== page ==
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Comment: The search for balance at Grace Islet

The province of British Columbia has a rich and complex history of land ownership involving both longstanding aboriginal rights and private property rights that were introduced after the arrival of European settlers.

The province of British Columbia has a rich and complex history of land ownership involving both longstanding aboriginal rights and private property rights that were introduced after the arrival of European settlers.

Sometimes, as in the current case on Grace Islet near Saltspring Island, where a private property owner has applied to build a house near an ancient burial site, these two very important principles can overlap and require a compromise solution.

Grace Islet, as well as nearby Ganges Village, is a known archeological site and was registered as such in 1974.

However, it is privately owned, and local government zoned the land in that area for residential use. The current owner, who purchased the property in 1990, received water and sewer permits from the Capital Regional District in 1991, as well as a building permit from the CRD this year.

It’s important to note that B.C.’s Cremation, Interment and Funeral Services Act applies only to burial sites that have been registered as cemeteries by the owner of the land, which puts Grace Islet in a separate category from registered cemeteries.

The province does not have a role in zoning or the issuance of building permits. However, B.C.’s Heritage Conservation Act recognizes the importance of First Nations’ heritage and the province’s obligation to protect First Nations’ archeological sites, while respecting the rights of private property owners.

Under the act, land users are required to conduct archeological-impact assessments in areas with suspected or known archeological values. As well, developers must receive site-alteration permits from the archeology branch, which are designed to ensure development in archeologically sensitive areas does not negatively impact archeological values.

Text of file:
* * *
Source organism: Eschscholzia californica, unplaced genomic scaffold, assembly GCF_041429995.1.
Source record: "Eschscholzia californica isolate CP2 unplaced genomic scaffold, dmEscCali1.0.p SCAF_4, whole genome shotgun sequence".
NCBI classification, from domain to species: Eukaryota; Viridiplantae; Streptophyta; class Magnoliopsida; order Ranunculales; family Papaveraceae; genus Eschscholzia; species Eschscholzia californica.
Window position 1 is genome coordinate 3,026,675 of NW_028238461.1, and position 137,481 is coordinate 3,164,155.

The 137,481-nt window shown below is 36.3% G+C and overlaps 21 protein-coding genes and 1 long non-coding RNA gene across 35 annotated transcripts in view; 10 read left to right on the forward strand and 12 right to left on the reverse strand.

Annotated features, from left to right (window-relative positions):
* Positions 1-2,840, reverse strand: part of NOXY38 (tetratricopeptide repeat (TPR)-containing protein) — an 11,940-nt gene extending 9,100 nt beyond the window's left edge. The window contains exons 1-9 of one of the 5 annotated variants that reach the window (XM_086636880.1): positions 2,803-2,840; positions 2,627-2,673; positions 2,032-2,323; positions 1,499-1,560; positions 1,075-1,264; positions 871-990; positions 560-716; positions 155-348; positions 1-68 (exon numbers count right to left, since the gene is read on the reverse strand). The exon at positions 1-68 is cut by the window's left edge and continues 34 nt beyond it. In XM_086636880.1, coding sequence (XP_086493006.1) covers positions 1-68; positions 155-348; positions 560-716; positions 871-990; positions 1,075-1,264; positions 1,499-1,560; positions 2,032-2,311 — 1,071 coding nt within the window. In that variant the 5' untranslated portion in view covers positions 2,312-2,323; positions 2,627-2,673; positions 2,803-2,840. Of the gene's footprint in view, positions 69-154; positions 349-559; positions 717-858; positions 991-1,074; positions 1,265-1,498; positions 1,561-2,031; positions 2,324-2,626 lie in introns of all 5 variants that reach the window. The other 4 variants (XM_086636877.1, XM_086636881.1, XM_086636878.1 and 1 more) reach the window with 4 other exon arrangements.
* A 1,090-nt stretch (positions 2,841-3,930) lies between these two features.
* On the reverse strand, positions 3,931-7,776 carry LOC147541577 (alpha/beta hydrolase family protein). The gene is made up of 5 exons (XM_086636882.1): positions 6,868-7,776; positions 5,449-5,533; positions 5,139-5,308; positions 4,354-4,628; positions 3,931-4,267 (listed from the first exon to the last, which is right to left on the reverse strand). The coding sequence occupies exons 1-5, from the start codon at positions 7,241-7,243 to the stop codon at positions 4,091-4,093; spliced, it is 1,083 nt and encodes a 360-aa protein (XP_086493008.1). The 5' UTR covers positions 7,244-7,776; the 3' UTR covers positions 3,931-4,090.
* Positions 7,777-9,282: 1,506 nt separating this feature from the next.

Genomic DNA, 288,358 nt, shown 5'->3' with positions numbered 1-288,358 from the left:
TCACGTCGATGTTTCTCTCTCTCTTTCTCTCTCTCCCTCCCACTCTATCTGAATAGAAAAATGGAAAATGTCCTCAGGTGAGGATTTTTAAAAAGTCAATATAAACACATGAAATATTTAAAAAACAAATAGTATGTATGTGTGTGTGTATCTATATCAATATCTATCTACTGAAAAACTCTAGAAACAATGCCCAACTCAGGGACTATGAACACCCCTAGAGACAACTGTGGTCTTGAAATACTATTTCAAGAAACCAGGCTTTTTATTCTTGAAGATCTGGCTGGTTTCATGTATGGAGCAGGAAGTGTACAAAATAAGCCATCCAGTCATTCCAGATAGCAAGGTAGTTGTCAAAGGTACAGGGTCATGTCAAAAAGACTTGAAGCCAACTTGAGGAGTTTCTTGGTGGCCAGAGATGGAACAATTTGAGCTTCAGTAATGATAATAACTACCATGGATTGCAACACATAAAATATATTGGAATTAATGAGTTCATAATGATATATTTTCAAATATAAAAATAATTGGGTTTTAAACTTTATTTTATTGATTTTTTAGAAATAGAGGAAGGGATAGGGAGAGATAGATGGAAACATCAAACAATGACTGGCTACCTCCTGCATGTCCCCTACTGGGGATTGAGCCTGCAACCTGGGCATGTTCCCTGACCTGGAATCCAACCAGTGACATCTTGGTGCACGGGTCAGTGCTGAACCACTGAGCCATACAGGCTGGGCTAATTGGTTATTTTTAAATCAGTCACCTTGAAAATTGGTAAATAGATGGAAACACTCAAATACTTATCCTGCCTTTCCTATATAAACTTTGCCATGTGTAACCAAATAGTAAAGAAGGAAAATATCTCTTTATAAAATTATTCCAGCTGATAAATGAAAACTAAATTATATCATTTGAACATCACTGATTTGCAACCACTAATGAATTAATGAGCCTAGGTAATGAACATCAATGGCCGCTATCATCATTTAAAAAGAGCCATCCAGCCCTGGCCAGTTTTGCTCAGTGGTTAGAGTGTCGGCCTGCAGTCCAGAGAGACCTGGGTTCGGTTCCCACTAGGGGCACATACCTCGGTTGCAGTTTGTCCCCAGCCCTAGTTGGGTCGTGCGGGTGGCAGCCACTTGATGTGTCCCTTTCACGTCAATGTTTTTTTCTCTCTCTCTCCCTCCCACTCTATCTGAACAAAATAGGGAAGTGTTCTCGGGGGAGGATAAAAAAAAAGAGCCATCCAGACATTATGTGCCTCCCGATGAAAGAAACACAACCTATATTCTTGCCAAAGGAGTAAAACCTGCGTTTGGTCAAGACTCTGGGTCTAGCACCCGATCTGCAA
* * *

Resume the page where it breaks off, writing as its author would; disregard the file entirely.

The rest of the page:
Over the past eight years, the Grace Islet application has involved hundreds of hours of staff time and hundreds of pages of correspondence among ministry staff, the proponent, qualified archeologists and affected First Nations.

During 2006 and 2007, the property owner conducted an archeological impact assessment, which involved notification and a request for comments from 11 local First Nations, only one of which responded.

In October 2011, following a redesign of the property to avoid known burial cairns, a site-alteration permit was issued.

As with all archeology branch site-alteration permits, First Nations were consulted. The initial alteration permit was amended and re-issued in September 2013.

As part of the consultation, branch staff met twice with First Nations, including a community meeting, and permit conditions now require that a qualified archeological monitor be onsite during any ground disturbance. The monitor will be there to ensure that grave cairns are not disturbed in any way.

In addition, through a property covenant registered on the title, the cairns are to remain undisturbed into the future.

The project on this property will be subject to further inspection by the province’s archeology branch, to ensure permit compliance.

Government is acutely aware of and respects the value of First Nations spiritual and heritage sites, both to aboriginal people and society in general.

We also understand these are highly sensitive matters. However, since the landowner has acquired all the legally required permits, including the building permit from the CRD, the province is not in a position to unilaterally cancel or suspend the alteration permit in the circumstances of this particular case.

B.C.’s Heritage Conservation Act does not give the province the authority to expropriate property.

These kinds of disputes are better left to good, open dialogue and communications by the involved parties. I certainly encourage more direct discussions among the stakeholders on this issue.

Given the province’s aboriginal history, as well as prudent management of taxpayer dollars, it is not fiscally practical for the province to purchase every piece of property that may contain human remains.

The decision to issue site-alteration permits for Grace Islet strikes a balance between the rights of the private property owner and the province’s obligation to protect First Nations archeological sites.

Steve Thomson is B.C.’s minister of forests, lands and natural resource operations.